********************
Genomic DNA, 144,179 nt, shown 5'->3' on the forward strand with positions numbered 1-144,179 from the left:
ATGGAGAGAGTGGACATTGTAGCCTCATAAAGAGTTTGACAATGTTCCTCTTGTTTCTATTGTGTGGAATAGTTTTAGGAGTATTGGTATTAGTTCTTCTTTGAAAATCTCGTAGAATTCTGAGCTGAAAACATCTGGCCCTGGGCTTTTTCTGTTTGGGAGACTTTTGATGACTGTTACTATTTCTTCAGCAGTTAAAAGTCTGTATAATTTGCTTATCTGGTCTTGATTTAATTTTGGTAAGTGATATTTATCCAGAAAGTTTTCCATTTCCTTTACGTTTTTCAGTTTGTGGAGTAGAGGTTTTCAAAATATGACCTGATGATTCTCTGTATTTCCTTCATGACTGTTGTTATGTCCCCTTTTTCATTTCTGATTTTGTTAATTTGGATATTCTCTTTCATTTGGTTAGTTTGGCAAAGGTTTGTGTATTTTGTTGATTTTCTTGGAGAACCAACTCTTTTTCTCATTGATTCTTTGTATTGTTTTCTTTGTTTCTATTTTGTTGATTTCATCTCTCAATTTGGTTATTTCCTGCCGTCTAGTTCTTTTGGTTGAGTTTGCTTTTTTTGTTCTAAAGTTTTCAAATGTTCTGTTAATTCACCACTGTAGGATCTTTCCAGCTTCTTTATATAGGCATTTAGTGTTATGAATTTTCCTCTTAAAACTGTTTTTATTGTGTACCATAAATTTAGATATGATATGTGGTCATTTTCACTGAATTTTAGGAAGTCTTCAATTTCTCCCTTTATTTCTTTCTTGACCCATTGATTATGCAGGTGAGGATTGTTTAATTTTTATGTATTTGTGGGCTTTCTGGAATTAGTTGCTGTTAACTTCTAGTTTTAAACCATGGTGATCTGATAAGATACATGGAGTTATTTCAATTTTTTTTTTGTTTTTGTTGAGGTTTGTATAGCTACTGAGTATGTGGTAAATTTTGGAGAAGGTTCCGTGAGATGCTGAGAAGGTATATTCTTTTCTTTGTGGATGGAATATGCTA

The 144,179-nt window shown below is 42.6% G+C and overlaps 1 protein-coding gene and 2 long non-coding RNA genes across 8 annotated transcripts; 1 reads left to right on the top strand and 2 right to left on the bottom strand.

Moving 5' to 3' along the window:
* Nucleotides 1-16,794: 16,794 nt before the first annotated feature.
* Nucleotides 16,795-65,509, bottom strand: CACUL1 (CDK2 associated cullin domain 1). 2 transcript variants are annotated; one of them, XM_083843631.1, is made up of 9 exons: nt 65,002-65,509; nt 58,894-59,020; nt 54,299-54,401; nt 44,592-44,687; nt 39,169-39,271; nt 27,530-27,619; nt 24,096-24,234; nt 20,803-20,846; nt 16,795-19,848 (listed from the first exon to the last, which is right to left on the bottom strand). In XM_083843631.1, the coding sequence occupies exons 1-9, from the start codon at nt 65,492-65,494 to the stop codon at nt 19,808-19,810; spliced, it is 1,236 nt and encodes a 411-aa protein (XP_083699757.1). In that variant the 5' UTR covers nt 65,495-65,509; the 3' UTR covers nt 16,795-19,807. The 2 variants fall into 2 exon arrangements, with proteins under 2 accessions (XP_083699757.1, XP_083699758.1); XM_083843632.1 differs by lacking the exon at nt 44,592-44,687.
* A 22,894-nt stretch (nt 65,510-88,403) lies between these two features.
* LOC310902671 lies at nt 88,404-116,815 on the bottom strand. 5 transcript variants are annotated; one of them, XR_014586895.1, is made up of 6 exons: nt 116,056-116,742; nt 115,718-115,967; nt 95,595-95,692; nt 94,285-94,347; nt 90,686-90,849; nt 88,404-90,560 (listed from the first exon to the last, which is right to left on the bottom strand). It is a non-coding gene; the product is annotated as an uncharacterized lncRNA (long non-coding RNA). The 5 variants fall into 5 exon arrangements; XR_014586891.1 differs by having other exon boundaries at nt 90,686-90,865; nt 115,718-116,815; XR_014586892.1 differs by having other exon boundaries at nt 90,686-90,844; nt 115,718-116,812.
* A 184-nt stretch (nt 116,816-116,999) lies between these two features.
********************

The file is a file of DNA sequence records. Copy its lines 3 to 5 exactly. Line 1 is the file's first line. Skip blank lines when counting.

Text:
The 144,179-nt window shown below is 42.6% G+C and overlaps 1 protein-coding gene and 2 long non-coding RNA genes across 8 annotated transcripts; 1 reads left to right on the top strand and 2 right to left on the bottom strand.

Moving 5' to 3' along the window:
* Nucleotides 1-16,794: 16,794 nt before the first annotated feature.